Ranzau said that Mario Villanueva, PWRA executive director, had told her that, beyond the study’s findings, the local government jurisdictions would have to fund any improvements.
Given that the assessment is valley-wide, “What is the need we see in our town?” the mayor asked. She noted that the town itself is well-served by existing providers.
Julie Muyllaert, vice president of the Winthrop Chamber of Commerce, said the availability of reliable, high-capacity Internet service has economic implications for a community where a higher-than-average number of residents work from their homes. “This gives us a complete picture from which we can plan,” she said. “Our work force relies on strong broadband Internet. We can’t assume that what we have now will be adequate.”
O’Driscoll and council member Ben Nelson said they support the assessment. “We are supporting our fellow citizens who need it,” Nelson said.
A community meeting will be held this Wednesday (Oct. 10) at 7 p.m. at the Methow Valley Community Center to discuss the current broadband situation. The meeting is part of an initiative coordinated by TwispWorks to address rural broadband Internet issues in the Methow Valley. TwispWorks has also developed a survey to solicit public feedback.
Villanueva has been working with the Okanogan Public Utility District and local Internet service providers to evaluate the existing infrastructure.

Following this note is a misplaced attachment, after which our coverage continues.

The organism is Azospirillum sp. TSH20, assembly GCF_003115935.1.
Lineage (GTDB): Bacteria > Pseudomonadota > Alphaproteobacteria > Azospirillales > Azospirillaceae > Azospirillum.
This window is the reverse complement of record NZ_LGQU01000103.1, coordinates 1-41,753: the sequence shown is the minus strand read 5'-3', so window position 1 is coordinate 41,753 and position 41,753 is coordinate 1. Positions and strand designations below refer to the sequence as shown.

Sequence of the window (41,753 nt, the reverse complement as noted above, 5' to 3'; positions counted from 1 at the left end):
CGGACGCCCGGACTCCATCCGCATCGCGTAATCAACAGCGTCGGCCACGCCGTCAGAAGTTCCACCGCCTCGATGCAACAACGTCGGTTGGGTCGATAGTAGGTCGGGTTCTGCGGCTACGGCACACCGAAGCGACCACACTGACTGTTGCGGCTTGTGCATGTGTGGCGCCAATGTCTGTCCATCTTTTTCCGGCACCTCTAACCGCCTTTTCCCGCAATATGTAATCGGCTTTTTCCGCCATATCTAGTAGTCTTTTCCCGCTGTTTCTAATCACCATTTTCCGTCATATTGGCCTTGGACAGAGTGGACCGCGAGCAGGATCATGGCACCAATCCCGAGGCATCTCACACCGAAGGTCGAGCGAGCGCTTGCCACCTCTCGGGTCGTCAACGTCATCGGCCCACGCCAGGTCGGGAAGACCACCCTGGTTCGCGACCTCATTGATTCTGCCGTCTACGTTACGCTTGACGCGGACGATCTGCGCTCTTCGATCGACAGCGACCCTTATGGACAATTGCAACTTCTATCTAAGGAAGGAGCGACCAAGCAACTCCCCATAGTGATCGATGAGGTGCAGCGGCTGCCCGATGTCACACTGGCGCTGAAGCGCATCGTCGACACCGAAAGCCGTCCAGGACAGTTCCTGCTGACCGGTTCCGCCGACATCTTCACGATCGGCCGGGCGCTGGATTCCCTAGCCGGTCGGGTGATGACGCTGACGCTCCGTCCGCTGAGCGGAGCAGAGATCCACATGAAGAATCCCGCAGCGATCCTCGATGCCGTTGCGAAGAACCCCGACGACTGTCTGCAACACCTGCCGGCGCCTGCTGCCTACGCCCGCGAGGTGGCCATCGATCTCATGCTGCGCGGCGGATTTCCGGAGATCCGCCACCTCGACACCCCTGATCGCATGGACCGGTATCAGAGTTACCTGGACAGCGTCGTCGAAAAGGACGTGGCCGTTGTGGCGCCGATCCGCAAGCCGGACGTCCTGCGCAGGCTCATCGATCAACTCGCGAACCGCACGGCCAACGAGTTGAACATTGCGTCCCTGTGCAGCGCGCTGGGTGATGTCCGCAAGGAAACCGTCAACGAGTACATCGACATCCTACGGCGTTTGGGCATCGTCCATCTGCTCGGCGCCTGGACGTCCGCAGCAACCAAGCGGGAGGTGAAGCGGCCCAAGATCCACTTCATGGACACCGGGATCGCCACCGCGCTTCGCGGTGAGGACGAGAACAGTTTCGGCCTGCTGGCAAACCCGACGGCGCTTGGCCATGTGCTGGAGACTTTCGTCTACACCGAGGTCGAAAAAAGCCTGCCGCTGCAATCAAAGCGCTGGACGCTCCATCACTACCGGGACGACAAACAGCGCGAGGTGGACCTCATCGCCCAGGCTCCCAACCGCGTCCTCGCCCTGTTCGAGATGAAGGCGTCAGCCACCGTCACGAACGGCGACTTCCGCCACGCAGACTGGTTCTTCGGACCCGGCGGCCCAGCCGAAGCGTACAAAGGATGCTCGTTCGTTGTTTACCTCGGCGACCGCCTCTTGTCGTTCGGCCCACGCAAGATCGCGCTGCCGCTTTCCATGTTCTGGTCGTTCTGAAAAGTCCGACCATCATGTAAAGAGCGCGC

At Wednesday’s community discussion, Villanueva will talk about what he has learned about local Internet services and infrastructure, share information from the survey, and lead a community conversation about residents’ Internet needs.
At the end of the study, PWRA will provide a written report outlining possible next steps, costs and potential funding sources for enhancing broadband service in the Methow Valley.
In other business, the council appointed Mazama resident Molly Starcher to the Planning Commission. The commission’s members are not all required to live within the town limits. Ranzau said Starcher has previous municipal experience in planning-related issues.
Ranzau also reported that the Westernization Design Review Board still is lacking a quorum with only three members. A fourth is need for the board to operate. The Planning Commission is currently handling Westernization processes.
“At some point we’re going to have to figure out what we’re going to do,” Ranzau said. “How are we going to approach this is we can’t find people who want to be on the committee?”
Council member Kirsten Vanderhalf, who along with Nelson is a member of an ad hoc committee the council appointed to review Westernization issues and make recommendations, said the committee’s work is nearly done.
Meanwhile, the mayor said, “We can’t stay in limbo.” Vanderhalf responded that because the Planning Commission is handling Westernization under the existing ordinance, “we are not in limbo. We are following the [Westernization] code.”
O’Driscoll said he is aware of people who are interested. “Maybe now is a better time to approach people,” he said.